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Evaluation of Archival Time on Shotgun Proteomics of Formalin-Fixed and Paraffin-Embedded Tissues

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posted on 06.02.2009, 00:00 by Brian M. Balgley, Tong Guo, Kejia Zhao, Xueping Fang, Fattaneh A. Tavassoli, Cheng S. Lee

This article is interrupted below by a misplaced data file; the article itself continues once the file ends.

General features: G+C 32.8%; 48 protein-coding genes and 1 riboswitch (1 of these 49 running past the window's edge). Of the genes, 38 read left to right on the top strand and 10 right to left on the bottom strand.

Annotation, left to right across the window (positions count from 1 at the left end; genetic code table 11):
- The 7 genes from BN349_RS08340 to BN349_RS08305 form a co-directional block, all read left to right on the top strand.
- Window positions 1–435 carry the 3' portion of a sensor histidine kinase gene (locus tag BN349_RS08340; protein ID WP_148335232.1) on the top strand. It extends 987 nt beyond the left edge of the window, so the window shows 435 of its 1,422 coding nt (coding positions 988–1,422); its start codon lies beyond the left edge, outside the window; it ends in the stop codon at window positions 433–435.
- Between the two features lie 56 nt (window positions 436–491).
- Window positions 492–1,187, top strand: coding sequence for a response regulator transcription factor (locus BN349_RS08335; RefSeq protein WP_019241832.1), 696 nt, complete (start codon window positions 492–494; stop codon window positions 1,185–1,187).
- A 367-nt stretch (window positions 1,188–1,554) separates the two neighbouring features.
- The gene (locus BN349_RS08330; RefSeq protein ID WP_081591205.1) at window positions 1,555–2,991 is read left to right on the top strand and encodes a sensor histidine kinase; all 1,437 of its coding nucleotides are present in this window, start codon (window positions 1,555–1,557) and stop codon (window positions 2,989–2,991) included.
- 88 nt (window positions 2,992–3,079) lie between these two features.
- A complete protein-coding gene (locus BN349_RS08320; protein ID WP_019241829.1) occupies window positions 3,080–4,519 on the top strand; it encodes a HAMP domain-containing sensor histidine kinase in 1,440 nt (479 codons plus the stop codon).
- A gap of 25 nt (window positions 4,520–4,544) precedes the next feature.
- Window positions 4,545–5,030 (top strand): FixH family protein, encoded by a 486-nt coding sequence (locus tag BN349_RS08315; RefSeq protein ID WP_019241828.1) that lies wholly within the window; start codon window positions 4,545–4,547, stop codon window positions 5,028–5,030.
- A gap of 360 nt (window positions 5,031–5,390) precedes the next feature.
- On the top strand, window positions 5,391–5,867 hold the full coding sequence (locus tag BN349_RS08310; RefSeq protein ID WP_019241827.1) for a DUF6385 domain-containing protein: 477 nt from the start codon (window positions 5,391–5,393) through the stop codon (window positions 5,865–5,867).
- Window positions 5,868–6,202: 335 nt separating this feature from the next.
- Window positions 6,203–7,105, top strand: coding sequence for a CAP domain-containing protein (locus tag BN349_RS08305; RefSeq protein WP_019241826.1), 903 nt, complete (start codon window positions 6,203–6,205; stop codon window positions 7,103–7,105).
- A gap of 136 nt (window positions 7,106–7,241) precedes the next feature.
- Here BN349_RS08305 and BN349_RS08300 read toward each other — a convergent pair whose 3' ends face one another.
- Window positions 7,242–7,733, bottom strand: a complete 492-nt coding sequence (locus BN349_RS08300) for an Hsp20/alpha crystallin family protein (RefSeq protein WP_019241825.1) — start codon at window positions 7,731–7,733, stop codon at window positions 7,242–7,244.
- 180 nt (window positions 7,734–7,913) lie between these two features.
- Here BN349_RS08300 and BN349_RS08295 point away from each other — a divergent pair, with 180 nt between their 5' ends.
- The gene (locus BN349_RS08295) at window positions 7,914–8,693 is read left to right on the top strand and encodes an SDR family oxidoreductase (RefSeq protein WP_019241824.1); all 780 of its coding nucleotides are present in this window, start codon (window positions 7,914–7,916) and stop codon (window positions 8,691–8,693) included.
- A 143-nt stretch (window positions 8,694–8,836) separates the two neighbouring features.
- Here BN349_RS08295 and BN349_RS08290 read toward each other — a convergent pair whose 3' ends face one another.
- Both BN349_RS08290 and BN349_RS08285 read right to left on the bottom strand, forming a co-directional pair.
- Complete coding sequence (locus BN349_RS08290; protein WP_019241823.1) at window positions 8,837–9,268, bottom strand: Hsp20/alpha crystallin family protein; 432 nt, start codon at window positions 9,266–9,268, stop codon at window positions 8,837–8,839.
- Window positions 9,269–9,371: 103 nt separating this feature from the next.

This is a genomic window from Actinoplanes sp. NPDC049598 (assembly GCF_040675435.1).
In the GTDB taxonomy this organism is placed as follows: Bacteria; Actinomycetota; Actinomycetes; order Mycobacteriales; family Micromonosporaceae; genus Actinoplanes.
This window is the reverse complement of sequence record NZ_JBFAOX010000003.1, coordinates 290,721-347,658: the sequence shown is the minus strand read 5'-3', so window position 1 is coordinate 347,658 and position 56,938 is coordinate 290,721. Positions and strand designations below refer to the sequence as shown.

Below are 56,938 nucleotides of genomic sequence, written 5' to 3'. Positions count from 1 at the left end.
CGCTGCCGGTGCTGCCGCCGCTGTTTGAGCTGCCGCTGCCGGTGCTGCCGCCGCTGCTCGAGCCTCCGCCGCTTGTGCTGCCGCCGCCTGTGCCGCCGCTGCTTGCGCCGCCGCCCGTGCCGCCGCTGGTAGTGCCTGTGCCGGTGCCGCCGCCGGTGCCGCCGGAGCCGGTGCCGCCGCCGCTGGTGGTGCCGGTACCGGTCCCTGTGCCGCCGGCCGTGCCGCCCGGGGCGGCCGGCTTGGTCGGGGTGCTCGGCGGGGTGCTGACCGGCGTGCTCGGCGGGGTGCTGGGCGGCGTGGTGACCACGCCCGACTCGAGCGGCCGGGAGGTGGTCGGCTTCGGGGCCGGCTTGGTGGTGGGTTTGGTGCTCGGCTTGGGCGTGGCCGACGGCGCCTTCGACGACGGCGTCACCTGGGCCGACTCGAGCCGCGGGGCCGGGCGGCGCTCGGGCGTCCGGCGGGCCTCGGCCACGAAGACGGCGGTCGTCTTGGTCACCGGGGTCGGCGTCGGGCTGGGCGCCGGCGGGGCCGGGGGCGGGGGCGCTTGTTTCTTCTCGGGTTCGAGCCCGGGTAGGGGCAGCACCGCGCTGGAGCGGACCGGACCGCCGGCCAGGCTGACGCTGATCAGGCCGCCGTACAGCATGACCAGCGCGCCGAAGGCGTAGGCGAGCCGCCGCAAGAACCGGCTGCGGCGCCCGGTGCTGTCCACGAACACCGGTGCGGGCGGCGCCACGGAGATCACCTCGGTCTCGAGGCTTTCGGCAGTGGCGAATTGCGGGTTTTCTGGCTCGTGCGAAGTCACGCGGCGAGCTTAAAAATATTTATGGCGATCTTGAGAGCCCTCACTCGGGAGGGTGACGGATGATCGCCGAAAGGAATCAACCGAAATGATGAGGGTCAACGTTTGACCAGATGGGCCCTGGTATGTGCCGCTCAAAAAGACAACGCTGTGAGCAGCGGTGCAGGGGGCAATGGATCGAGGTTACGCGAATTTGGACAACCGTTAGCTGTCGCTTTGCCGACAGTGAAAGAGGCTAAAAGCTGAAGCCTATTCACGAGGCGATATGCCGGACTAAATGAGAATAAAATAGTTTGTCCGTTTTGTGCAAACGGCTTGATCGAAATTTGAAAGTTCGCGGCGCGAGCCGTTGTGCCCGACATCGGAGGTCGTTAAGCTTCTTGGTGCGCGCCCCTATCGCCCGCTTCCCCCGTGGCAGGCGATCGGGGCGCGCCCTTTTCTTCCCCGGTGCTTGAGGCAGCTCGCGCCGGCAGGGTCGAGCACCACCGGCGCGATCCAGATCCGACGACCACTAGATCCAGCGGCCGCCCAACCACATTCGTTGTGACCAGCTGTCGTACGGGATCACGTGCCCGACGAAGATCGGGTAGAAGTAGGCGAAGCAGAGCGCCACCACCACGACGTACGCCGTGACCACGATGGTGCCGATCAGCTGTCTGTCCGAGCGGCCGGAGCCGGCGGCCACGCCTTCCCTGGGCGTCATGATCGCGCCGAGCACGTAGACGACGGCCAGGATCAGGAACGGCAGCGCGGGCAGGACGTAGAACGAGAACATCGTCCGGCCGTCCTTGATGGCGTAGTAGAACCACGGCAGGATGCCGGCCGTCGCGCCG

There is increasing acceptance of the critical importance of correlating the morphologic features of tissue with the data obtained from various molecular analytic techniques. Access to archived formalin-fixed and paraffin-embedded (FFPE) tissue specimens via shotgun-based proteomic analyses may, therefore, open new avenues for both prospective and retrospective translational research. However, one of the remaining issues in performing comparative proteomic measurements among FFPE tissues relates to potential variability in protein composition and retrieval based on length of storage periods. Optimized protein extraction and digestion procedures for handling FFPE tissues are coupled with the capillary isotachophoresis-based proteome technology to evaluate the effects of length of storage period on archival tissue proteome analysis across 10 archived uterine mesenchymal tumor tissue blocks, including 9 uterine leiomyomas dating from 1990 to 2002 and a single case of alveolar soft part sarcoma (ASPS) from 1980. Several statistical measures, including the Pearson correlation coefficient, coefficient of variance, k-means clustering, and ANOVA, are employed to evaluate the possibility of an archival effect on individual proteins or groups of proteins within nine leiomyomas. Low abundance proteins may be more susceptible to the long-term storage as these proteins are more difficult to be retrieved and extracted as the tissue block ages in paraffin. Despite using tissue blocks stored for as many as 28 years, high confidence and comparative proteome analysis between the leiomyomas and the sarcoma is achieved. Though sharing over 1800 common proteins in a core set, a total of 80 proteins unique to the sarcoma are identified distinguishing the ASPS from the leiomyomas. Vacuolar proton translocating ATPase 116 kDa subunit isoform a3, one of the unique proteins expressed in the ASPS, is further validated by immunohistochemistry (IHC). Although IHC is highly sensitive and provides the subcellular resolution, mass spectrometry-based proteome profiling enables global identification and quantification of thousands of proteins without a priori knowledge of individual proteins being analyzed or the need of validated antibodies.